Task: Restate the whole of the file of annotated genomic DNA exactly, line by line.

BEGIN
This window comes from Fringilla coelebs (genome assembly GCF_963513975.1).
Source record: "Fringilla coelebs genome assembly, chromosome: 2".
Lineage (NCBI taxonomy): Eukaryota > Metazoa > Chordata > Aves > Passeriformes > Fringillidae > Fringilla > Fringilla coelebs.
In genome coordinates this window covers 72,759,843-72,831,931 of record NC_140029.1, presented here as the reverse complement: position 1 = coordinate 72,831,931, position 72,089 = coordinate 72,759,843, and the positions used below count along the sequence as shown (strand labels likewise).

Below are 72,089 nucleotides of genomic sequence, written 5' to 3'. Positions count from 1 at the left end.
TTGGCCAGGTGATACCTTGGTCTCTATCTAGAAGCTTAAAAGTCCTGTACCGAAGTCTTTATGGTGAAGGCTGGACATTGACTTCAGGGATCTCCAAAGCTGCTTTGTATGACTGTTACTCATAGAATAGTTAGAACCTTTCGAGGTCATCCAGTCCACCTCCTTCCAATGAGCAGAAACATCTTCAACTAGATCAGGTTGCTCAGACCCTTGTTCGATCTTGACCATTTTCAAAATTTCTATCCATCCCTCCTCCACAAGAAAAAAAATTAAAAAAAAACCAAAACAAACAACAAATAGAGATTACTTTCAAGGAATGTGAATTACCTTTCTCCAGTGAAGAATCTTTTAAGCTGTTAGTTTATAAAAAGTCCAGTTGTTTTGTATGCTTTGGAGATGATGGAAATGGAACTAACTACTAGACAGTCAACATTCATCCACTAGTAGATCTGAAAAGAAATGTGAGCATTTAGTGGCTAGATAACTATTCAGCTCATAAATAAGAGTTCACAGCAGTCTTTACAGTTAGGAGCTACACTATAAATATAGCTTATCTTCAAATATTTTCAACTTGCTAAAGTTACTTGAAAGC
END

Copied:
This window comes from Fringilla coelebs (genome assembly GCF_963513975.1).
Source record: "Fringilla coelebs genome assembly, chromosome: 2".
Lineage (NCBI taxonomy): Eukaryota > Metazoa > Chordata > Aves > Passeriformes > Fringillidae > Fringilla > Fringilla coelebs.
In genome coordinates this window covers 72,759,843-72,831,931 of record NC_140029.1, presented here as the reverse complement: position 1 = coordinate 72,831,931, position 72,089 = coordinate 72,759,843, and the positions used below count along the sequence as shown (strand labels likewise).

Below are 72,089 nucleotides of genomic sequence, written 5' to 3'. Positions count from 1 at the left end.
TTGGCCAGGTGATACCTTGGTCTCTATCTAGAAGCTTAAAAGTCCTGTACCGAAGTCTTTATGGTGAAGGCTGGACATTGACTTCAGGGATCTCCAAAGCTGCTTTGTATGACTGTTACTCATAGAATAGTTAGAACCTTTCGAGGTCATCCAGTCCACCTCCTTCCAATGAGCAGAAACATCTTCAACTAGATCAGGTTGCTCAGACCCTTGTTCGATCTTGACCATTTTCAAAATTTCTATCCATCCCTCCTCCACAAGAAAAAAAATTAAAAAAAAACCAAAACAAACAACAAATAGAGATTACTTTCAAGGAATGTGAATTACCTTTCTCCAGTGAAGAATCTTTTAAGCTGTTAGTTTATAAAAAGTCCAGTTGTTTTGTATGCTTTGGAGATGATGGAAATGGAACTAACTACTAGACAGTCAACATTCATCCACTAGTAGATCTGAAAAGAAATGTGAGCATTTAGTGGCTAGATAACTATTCAGCTCATAAATAAGAGTTCACAGCAGTCTTTACAGTTAGGAGCTACACTATAAATATAGCTTATCTTCAAATATTTTCAACTTGCTAAAGTTACTTGAAAGC